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'Smog holidays' cost Iran USD 130 million per holiday

We normally think about Beijing as the poster child for what happens when air pollution becomes unlivable. Apparently Tehran can join the list and act as an example of how unchecked industrialization can lead to the demise of an economic structure due to severe health complications. Although attempting novel approaches to combat the dangerous pollution levels, no long lasting truly affective methods seem possible or desirable.

“In 2010, the pollution became so severe that the government began the practice of issuing ‘smog holidays’, where government offices, schools, banks, factories and other sites were ordered to shut for the day. This has become the main method of dealing with the air pollution, and in 2010 Tehran has 80 smog holidays. This is resulting in a major financial hit to the city, as each smog holiday is estimated to cause USD130 million in financial losses in a country already gasping under a stumbling economy. In 2011, the number of smog holidays could potentially increase, especially in the fall weather and later half of the year, when air inversion is at the highest.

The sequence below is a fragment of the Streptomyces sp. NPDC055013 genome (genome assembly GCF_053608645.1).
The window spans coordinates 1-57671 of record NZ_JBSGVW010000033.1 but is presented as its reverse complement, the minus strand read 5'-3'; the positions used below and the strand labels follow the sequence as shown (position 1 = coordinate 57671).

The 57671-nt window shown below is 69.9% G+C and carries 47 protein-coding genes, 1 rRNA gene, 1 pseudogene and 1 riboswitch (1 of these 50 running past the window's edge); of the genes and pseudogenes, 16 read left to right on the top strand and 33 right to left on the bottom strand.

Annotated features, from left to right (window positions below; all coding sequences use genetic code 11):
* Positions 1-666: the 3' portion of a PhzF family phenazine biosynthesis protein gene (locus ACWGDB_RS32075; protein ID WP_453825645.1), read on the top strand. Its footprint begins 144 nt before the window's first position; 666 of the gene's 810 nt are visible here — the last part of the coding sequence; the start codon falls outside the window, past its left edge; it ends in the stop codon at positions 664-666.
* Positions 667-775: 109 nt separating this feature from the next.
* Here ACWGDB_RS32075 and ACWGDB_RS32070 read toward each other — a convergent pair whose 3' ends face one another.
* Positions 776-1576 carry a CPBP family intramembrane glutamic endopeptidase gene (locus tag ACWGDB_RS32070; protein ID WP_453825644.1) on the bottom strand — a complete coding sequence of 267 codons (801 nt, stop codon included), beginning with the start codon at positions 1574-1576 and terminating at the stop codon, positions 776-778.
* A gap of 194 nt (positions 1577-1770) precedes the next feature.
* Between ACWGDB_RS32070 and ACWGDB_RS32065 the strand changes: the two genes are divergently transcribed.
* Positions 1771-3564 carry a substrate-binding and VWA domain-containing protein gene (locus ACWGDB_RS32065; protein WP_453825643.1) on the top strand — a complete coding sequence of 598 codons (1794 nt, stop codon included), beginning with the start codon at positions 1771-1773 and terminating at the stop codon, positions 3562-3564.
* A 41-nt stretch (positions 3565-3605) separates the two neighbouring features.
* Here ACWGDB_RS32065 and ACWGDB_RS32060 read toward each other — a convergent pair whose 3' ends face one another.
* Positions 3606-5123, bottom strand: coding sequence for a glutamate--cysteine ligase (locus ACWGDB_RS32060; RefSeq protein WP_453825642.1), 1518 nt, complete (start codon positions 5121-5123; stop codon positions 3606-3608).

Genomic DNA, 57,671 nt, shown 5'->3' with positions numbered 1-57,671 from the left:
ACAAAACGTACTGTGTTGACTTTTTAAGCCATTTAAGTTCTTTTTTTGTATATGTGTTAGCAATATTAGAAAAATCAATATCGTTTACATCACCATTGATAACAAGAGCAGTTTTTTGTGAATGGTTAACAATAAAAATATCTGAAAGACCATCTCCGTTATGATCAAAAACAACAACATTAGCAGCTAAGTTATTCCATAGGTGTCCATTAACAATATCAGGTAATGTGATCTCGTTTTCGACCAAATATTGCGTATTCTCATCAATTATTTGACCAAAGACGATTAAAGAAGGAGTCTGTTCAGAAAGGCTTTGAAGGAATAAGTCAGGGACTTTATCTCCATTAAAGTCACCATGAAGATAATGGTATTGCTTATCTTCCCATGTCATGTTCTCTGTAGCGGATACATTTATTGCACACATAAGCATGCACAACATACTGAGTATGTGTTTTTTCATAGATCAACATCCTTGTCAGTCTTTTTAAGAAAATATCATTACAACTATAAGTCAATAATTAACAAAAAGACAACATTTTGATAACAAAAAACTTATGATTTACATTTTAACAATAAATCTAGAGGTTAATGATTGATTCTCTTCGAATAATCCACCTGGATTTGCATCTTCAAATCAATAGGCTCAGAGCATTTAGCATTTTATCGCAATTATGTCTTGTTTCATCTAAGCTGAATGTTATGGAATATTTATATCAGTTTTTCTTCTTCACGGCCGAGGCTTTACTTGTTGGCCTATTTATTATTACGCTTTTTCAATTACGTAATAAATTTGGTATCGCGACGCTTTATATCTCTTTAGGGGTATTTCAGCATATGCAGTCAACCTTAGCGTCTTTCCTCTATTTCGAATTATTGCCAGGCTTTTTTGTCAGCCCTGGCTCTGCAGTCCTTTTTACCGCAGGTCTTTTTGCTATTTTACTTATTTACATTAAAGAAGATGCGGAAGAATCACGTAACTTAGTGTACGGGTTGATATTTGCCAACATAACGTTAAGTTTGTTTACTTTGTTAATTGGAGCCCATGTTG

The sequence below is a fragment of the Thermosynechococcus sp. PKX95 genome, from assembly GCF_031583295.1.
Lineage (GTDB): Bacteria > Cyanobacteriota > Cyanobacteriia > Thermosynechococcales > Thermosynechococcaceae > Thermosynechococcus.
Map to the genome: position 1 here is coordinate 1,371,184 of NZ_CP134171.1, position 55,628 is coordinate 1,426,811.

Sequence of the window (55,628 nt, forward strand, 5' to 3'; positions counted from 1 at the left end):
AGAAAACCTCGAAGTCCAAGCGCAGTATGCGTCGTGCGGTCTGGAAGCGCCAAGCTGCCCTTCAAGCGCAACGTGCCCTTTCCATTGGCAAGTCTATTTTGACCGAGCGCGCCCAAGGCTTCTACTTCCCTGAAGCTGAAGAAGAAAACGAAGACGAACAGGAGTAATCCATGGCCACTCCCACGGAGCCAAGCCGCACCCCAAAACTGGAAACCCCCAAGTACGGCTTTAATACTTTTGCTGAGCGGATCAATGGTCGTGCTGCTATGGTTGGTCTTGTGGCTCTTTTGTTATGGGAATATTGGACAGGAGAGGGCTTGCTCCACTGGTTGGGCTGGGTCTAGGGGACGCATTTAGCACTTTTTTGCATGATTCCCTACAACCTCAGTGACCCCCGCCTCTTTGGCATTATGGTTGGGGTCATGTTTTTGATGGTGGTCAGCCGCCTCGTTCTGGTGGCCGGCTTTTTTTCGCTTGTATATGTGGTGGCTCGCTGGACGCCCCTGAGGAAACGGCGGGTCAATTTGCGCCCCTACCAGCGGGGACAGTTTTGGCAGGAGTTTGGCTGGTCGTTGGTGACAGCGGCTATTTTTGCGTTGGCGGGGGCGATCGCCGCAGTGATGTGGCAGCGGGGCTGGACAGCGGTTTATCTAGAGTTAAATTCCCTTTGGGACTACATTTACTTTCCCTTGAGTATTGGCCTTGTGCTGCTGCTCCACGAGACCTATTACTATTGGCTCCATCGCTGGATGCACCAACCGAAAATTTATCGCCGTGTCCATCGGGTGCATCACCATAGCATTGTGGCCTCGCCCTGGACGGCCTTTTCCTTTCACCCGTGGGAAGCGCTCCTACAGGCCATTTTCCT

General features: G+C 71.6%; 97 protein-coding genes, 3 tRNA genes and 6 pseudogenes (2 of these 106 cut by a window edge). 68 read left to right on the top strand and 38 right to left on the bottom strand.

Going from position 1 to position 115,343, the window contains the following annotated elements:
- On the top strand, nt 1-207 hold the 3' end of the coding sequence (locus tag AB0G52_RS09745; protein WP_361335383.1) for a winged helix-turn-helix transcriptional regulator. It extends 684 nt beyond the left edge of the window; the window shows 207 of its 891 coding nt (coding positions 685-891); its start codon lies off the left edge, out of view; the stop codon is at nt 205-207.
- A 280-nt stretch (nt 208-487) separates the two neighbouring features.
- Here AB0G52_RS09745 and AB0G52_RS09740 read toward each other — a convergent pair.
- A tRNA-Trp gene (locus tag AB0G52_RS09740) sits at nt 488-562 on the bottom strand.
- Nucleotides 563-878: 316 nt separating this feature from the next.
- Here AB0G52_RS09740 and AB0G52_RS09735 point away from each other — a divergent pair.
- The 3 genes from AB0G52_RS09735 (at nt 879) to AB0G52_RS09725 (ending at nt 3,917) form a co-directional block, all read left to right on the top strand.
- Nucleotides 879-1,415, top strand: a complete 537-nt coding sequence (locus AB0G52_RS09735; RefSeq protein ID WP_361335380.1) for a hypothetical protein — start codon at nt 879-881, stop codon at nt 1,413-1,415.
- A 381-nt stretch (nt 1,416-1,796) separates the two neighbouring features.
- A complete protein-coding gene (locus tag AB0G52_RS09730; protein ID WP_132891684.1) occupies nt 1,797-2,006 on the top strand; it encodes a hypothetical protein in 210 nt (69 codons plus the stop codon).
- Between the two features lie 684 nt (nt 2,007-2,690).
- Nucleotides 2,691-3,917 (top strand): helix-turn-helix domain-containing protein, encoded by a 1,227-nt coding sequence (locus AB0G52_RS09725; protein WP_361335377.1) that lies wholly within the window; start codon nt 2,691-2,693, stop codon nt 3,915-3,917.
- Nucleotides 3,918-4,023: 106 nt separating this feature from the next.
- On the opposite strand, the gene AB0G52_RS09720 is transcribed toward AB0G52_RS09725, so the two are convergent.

Another method of combating the growing pollution has been to drop thousands of litres of water from small planes across the city. Each plane carries approximately 2000 litres of water, and about 30 flights are done everyday, releasing about 60,000 litres of water. While this might provide temporary relief, it is not a sustainable method in the long term
as it will affect the countries water resources. The increasing pollution is also affecting animals and other wildlife in surrounding areas. Predators such as the Persian cheetah that dwell in the mountainous regions are in trouble, along with other endemic species.”


The increased pollution associated with rapid or heavy industrialization and poor geographical location (Tehran being surrounded on 3 sides by mountains doesn't have much airflow) is causing a whole new set of issues for poor communities. Ranging from reverse migration out of the urban center to counteracting the increased GDP growth associated with pollution causing industries by way of extreme levels of health issues and the shutting down of industry through 'smog holidays.'

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Strategic Foresight Group_Middle East Monitor, June 2011, pgs 11-12:

Persian Paradox. Massoumeh Ebtekar Official Blog.

“The Smoggiest of All Capitals” The Economist Online. 29, December 2010.

“Pollution hit Tehran Sprayed with Water”. Press TV. 7 December, 2010.

“Tehran Air Pollution Keeps Capital Shut Down”. The Huffington Post. 2 December 2010.